US Fiscal Cliff Explained

One of the most talked about issues in US politics is the US fiscal cliff.

The fiscal cliff refers to the situation at the end of 2012, where a series of tax increases and spending cuts (worth $600bn)  are due to come into force automatically. This amounts to  This will reduce the budget deficit, but cause lower growth. The alternative is to reject these planned budget cuts and allow the deficit to continue to grow. This will allow stronger economic growth, but leave the debt issue unchallenged.

A complicating factor for US politics is the debt ceiling. This is the legal amount by how much the government can borrow. The debt ceiling can be raised, but it has to go through the Senate to be voted on. This gives scope for political wrangling and efforts to push for some favoured spending cuts in return for allowing debt ceiling to be raised.

The debt ceiling was raised on January 30, 2012, to a new high of $16.394 trillion.

The Budget Control Act of 2011 stated that at the end of 2012, if agreement hadn’t been reached on the way to reduce the deficit, there would be an automatic increase in taxes and spending cuts. This includes

  • End of last year’s temporary payroll tax cuts (resulting in a 2% tax increase for workers),
  • The end of certain tax breaks for businesses,
  • shifts in the alternative minimum tax that would take a larger bite,
  • the end of the tax cuts from 2001-2003,
  • taxes related to President Obama’s health care law.
  • Over 1,000 government programs – including the defense budget and Medicare are in line for “deep, automatic cuts.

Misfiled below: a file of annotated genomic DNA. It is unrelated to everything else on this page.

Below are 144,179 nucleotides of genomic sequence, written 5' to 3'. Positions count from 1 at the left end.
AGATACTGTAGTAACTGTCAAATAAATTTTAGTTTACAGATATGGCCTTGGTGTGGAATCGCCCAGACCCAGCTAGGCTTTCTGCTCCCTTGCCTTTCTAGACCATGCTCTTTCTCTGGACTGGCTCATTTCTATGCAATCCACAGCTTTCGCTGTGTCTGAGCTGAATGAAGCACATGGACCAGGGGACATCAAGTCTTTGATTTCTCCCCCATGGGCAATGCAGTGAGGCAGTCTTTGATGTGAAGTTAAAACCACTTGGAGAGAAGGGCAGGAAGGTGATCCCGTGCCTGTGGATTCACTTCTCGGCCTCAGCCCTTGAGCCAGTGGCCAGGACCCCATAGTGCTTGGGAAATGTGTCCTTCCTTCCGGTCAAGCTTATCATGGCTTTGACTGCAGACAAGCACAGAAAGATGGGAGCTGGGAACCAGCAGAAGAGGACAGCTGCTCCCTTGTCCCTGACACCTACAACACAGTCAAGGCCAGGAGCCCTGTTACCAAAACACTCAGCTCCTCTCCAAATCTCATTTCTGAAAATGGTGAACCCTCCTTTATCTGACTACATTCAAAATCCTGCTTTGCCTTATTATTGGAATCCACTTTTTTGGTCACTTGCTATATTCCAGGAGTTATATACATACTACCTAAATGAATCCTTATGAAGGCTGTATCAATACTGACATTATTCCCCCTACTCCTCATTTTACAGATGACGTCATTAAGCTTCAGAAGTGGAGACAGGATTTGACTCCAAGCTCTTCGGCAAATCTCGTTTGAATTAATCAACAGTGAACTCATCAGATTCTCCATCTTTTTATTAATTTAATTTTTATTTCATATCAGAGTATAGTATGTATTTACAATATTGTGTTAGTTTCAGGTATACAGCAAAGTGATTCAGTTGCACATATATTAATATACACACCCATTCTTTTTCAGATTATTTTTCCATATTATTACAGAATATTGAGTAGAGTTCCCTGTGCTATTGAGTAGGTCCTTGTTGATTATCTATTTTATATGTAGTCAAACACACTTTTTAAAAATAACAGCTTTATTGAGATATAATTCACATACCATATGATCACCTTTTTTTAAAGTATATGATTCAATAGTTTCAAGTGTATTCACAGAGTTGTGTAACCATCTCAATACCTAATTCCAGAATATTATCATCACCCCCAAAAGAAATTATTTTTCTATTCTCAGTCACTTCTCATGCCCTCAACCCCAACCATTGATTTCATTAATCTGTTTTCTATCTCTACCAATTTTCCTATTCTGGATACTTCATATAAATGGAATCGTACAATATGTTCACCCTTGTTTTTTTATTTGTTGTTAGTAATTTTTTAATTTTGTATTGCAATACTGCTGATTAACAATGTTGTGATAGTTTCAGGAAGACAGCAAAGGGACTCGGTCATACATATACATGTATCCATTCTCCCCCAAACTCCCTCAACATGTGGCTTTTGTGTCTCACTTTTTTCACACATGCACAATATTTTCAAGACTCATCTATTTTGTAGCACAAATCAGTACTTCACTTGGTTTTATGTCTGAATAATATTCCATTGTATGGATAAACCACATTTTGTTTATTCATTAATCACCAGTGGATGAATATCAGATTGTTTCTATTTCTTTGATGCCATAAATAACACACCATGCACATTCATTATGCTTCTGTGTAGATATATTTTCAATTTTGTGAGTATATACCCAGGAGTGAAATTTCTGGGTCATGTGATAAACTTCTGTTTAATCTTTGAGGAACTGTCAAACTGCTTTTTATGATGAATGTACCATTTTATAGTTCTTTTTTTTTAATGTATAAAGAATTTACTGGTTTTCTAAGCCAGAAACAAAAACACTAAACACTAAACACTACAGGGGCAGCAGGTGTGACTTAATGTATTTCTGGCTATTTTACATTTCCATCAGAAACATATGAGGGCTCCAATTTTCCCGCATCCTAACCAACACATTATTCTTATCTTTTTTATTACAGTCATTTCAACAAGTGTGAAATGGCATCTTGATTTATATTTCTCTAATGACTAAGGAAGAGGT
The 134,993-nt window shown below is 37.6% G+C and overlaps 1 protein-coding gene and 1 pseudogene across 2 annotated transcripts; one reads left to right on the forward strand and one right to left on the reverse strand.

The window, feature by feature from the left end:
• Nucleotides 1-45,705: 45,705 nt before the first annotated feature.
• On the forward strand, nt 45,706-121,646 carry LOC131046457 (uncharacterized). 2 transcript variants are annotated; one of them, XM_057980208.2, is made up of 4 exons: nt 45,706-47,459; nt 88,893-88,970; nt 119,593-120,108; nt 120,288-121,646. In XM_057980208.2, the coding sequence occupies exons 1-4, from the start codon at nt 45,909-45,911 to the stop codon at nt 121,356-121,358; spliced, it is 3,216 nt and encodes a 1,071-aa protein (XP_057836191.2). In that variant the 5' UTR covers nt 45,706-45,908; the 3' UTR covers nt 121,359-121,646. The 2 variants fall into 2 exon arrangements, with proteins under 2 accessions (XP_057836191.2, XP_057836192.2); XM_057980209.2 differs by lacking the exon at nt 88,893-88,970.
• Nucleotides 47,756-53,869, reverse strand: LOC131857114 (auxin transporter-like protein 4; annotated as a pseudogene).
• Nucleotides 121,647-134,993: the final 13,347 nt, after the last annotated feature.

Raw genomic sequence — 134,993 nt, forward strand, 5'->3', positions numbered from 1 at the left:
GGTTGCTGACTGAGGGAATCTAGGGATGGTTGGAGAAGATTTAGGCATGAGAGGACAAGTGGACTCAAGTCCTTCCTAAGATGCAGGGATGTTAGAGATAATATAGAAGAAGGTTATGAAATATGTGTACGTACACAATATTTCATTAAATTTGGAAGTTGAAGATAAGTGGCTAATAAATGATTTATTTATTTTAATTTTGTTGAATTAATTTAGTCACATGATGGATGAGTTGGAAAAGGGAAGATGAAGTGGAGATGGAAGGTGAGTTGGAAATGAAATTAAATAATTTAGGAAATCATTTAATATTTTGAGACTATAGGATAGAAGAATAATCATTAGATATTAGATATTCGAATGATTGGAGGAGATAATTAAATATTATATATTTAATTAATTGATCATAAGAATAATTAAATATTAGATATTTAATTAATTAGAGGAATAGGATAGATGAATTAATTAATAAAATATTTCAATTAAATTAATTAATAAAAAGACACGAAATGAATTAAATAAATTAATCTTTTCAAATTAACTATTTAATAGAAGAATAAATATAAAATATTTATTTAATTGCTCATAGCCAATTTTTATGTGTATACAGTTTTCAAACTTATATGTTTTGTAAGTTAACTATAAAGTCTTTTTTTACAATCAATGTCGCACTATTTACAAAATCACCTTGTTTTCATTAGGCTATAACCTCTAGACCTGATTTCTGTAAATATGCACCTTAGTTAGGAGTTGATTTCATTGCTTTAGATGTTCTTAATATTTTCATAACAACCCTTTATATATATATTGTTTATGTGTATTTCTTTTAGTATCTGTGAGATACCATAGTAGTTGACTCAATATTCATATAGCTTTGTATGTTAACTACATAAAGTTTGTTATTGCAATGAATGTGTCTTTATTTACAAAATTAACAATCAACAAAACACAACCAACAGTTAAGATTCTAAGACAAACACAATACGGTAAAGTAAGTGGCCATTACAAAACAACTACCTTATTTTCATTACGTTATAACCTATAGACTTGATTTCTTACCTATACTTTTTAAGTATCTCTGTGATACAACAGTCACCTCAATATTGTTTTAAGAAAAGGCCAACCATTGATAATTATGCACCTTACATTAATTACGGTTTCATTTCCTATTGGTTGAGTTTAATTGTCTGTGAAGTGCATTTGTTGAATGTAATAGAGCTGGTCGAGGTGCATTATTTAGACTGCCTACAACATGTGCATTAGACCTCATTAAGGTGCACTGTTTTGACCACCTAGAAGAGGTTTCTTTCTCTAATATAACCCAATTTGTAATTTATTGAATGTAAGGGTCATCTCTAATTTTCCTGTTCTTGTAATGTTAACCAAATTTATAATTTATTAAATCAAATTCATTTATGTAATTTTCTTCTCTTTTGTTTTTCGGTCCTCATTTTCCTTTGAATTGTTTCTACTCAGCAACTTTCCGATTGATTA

If these policies are enacted at the end of 2012, there would be a substantial reduction in the budget deficit over the next few years. The budget deficit would fall from 8.5% of GDP in 2011 to 1.2% by 2021.

However, implementing these deflationary fiscal policy would seriously impact on the rate of economic growth. Higher taxes and deep spending cuts, would push the US economy back into a double dip recession. The CBO forecast that if the budget cuts come into effect, there will be negative growth of -0.5% in 2013. Without the budget cuts, there will be growth of 1.7% and unemployment much lower.

 

Economic Stat CBO
Baseline
Alternative
Scenario
Federal deficit in FY2013 $641 billion $1037 billion
Economic growth in FY2013 -0.5% of GDP 1.7% of GDP
Unemployment rate-  Oct Dec 2013 9.1% 8.0%
Public debt in 2022 58% of GDP 90% of GDP

 Alternative Scenarios

  • Allow tax increases and spending cuts to come into force
  • Ignore budget changes and continue with existing policies
  • Look for some compromise with moderate tax increases and spending cuts.

Tomorrow, I will look at how the US would be advised to look at the mistakes of the UK and Europe and avoid any unnecessary budget cuts which strangle economic recovery.

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3 Responses to US Fiscal Cliff Explained

  1. hortoris January 1, 2013 at 6:58 pm #

    Shouldn’t the west embrace a fiscal cliff, cut expenditure and public debt and learn to live a sounder economic existence

    • Tejvan Pettinger January 2, 2013 at 9:37 am #

      Greece, Spain and Portugal embraced a fiscal cliff, and it’s been a disaster for them. Mass unemployment, deep recession and a failure to reduce debt to GDP.

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